The Death of the Great
2 Samuel 1:19-20
The beauty of Israel is slain on your high places: how are the mighty fallen!…

1. How is the mighty fallen! — fallen under the superior power of death! — Death, the king of terrors, the conqueror of conquerors; whom riches cannot bribe, nor power resist; whom goodness cannot soften, nor dignity and loyalty deter, or awe to a reverential distance. Death intrudes into palaces as well as cottages; and arrests the monarch as well as the slave. How astonishing and lamentable is the stupidity of mankind! Can the natural or the moral world exhibit another phenomenon so shocking and unaccountable? Death sweeps off thousands of our fellow-subjects every year. Our neighbours, like leaves in autumn, drop into the grave, in a thick succession; and our attendance upon funerals is almost as frequent and formal as our visits of friendship or complaisance. Yet how few realise the thought that they must die! Pilgrims and strangers imagine themselves everlasting residents; and make this transitory life their all, as if earth was to be their eternal home; as if eternity was but a fairy land, and heaven and hell but majestic chimeras.

2. Since the mighty is fallen, how vain are all things beneath the sun! Vanity of vanities; all is vanity! How unworthy the hopes, how inferior to the desires, how unequal to the duration of human nature! "Who then art thou, who settest thine affections on things below? Dost thou value thyself on thy birth? Dost thou value thyself on thy riches? Dost thou value thyself on thy power? Dost thou glory in thy constancy, humanity, affection to thy friend; justice, veracity, popularity, universal love?" If even kings cannot extract perfect happiness from things below; if the gross, unsubstantial, and fleeting enjoyments of life are in their own nature incapable of affording pure, solid, and lasting felicity, must we not all despair of it? Yet such a happiness we desire; such we need; nay, such we must have; or our very existence will become our curse, and all our powers of enjoyment but capacities of pain. And where shall we seek for it? where, but in the supreme Good? But though crowns, and thrones, and kings, though stars, and suns, and worlds, sink into promiscuous ruin, there is one gift of Heaven to mankind which shall survive; which shall flourish and reign for ever; a gift little esteemed or solicited, and which makes no brilliant figure in mortal eyes; I mean religion. Religion! Thou brightest ornament of human natural Thou fairest image of the Divine! Thou sacred spark of celestial fire, which now glimmers with but a feeble lustre; but will shine bright in the night of affliction; will irradiate the thick gloom of death, and blaze out into immortality in its native element! This will be an unfailing source of happiness, through the revolutions of eternal ages. These majestic trifles are not the tests of real worth, nor the badges of Heaven's favourites: it is religion that marks out the happy man; that distinguishes the heir of an unfading crown; who, when the dubious conflict of life is over, shall inherit all things, and sit in triumph for ever with the King of kings, and Lord of lords.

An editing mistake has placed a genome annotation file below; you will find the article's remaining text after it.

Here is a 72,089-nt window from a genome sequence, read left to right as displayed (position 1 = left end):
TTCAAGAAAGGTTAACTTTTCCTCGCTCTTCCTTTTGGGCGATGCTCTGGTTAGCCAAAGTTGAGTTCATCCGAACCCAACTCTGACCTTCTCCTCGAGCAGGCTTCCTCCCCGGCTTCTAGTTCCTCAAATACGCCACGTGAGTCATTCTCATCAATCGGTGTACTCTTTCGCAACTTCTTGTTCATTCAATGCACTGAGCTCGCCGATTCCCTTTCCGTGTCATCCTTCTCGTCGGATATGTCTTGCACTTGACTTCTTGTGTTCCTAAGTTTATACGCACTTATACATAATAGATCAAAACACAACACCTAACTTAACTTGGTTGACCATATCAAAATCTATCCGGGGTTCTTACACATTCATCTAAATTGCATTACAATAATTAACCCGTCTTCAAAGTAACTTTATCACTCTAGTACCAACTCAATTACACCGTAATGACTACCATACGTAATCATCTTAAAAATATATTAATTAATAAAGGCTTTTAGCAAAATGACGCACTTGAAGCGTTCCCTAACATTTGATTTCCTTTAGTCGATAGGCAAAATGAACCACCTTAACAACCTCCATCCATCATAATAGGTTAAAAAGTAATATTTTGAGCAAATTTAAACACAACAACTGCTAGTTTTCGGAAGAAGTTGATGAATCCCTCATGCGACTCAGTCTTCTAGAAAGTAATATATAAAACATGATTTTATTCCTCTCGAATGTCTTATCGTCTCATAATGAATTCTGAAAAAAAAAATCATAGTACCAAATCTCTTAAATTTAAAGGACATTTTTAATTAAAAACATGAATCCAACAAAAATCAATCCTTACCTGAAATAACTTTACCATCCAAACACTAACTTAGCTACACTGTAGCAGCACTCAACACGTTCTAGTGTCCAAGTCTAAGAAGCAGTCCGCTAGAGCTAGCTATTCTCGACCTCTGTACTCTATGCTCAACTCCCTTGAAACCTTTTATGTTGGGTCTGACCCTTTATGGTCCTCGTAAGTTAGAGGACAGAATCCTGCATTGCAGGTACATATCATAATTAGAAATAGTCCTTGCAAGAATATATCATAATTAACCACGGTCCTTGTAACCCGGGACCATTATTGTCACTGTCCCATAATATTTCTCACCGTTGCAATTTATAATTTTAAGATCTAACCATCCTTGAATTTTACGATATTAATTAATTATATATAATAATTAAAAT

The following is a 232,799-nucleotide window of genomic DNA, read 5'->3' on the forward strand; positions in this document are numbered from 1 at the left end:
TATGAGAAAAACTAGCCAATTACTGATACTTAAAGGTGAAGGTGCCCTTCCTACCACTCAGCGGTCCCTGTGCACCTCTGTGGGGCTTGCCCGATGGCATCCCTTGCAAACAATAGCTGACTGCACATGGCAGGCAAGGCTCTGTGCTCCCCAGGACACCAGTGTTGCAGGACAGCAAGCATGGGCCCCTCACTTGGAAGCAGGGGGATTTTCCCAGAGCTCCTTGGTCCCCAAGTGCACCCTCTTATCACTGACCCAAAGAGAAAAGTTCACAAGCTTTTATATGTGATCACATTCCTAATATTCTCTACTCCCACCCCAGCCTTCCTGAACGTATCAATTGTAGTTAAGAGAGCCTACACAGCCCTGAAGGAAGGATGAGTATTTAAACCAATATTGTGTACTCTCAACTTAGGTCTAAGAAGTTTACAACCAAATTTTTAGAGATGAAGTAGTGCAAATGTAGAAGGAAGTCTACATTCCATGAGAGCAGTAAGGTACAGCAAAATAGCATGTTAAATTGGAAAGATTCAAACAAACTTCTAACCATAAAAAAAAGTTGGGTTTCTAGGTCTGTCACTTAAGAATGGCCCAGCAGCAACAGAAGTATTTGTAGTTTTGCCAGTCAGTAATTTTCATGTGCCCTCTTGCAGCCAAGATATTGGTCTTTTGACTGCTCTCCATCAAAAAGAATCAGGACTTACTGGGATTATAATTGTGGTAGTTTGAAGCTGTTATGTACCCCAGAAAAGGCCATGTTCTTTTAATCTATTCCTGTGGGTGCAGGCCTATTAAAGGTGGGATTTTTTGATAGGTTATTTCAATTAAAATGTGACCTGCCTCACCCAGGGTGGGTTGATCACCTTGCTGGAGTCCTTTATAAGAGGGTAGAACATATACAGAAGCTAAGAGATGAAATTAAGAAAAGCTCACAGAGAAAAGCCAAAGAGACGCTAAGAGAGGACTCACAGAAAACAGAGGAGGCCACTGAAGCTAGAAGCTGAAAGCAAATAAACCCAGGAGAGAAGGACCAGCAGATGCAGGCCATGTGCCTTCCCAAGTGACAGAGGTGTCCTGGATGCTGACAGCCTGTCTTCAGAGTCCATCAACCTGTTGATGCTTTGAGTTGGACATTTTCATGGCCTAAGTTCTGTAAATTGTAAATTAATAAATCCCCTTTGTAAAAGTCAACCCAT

(S. Davies, A. M.)

Parallel Verses
KJV: The beauty of Israel is slain upon thy high places: how are the mighty fallen!

WEB: "Your glory, Israel, is slain on your high places! How the mighty have fallen!

David's Lamentation Over Saul and Jonathan
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